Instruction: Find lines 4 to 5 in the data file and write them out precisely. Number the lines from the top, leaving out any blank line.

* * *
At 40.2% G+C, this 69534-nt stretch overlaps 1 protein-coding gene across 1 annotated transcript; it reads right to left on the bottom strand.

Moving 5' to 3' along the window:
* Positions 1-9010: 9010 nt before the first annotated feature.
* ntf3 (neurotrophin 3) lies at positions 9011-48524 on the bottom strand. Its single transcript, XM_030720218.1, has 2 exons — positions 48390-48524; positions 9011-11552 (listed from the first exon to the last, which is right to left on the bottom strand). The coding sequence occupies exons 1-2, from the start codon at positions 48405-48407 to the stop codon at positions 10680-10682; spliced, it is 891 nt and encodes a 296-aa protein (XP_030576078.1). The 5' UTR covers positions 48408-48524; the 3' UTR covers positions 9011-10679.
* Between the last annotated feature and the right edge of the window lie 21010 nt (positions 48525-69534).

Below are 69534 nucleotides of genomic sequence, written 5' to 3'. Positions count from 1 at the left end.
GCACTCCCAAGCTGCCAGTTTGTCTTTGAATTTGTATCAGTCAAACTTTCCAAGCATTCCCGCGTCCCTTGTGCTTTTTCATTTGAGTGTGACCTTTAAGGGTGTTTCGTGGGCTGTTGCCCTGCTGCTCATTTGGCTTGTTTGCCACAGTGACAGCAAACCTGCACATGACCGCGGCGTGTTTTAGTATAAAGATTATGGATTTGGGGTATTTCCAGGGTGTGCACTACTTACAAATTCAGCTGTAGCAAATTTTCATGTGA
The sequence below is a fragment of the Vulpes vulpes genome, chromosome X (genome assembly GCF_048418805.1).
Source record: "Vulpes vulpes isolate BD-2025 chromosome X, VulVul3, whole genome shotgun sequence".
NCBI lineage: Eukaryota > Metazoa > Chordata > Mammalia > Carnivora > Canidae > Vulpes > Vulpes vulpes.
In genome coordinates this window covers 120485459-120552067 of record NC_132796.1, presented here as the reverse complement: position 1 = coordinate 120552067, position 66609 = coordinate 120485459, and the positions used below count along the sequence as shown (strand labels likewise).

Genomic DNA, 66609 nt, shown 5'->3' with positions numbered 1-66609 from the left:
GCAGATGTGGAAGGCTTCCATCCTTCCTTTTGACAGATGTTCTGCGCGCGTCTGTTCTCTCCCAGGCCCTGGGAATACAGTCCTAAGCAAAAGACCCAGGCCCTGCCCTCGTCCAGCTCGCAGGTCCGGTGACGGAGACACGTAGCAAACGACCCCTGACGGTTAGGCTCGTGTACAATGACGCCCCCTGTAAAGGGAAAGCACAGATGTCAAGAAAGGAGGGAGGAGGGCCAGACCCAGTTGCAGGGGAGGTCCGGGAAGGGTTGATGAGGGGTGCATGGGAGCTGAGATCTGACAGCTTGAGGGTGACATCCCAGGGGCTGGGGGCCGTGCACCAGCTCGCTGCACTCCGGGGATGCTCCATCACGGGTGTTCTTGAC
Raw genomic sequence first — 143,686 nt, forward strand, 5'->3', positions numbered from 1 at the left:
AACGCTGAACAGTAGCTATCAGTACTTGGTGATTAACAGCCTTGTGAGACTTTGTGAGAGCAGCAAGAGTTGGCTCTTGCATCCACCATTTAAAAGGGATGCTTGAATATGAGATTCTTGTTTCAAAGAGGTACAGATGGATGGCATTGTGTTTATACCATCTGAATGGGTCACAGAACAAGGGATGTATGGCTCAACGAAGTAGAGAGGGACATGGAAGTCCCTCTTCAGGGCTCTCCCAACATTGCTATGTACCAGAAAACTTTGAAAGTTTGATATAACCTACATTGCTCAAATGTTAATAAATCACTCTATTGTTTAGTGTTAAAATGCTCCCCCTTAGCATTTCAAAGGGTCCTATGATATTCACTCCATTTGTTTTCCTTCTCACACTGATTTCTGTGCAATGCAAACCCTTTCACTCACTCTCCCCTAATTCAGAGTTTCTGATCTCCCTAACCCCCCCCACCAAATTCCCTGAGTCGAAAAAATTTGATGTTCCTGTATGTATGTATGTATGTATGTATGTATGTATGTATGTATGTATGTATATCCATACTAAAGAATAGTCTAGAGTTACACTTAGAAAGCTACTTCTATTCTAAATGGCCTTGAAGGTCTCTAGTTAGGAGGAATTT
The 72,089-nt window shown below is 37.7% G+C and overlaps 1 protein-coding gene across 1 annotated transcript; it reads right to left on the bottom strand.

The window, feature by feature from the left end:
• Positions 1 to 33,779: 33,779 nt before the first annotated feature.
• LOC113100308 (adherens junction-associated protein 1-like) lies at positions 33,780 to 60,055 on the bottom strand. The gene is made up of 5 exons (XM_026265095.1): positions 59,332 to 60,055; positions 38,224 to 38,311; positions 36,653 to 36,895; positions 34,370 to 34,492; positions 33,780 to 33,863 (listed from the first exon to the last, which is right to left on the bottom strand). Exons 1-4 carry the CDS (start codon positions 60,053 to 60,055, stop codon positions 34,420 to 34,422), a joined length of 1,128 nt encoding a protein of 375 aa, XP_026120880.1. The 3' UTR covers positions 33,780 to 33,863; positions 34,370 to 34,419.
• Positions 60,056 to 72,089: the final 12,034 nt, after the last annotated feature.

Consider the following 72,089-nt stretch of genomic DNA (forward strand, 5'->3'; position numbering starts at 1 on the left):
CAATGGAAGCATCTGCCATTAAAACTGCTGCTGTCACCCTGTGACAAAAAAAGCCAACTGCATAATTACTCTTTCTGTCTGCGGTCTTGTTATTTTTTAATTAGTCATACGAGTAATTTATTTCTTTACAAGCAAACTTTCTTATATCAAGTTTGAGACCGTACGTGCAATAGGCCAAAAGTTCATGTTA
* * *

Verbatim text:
* ntf3 (neurotrophin 3) lies at positions 9011-48524 on the bottom strand. Its single transcript, XM_030720218.1, has 2 exons — positions 48390-48524; positions 9011-11552 (listed from the first exon to the last, which is right to left on the bottom strand). The coding sequence occupies exons 1-2, from the start codon at positions 48405-48407 to the stop codon at positions 10680-10682; spliced, it is 891 nt and encodes a 296-aa protein (XP_030576078.1). The 5' UTR covers positions 48408-48524; the 3' UTR covers positions 9011-10679.
* Between the last annotated feature and the right edge of the window lie 21010 nt (positions 48525-69534).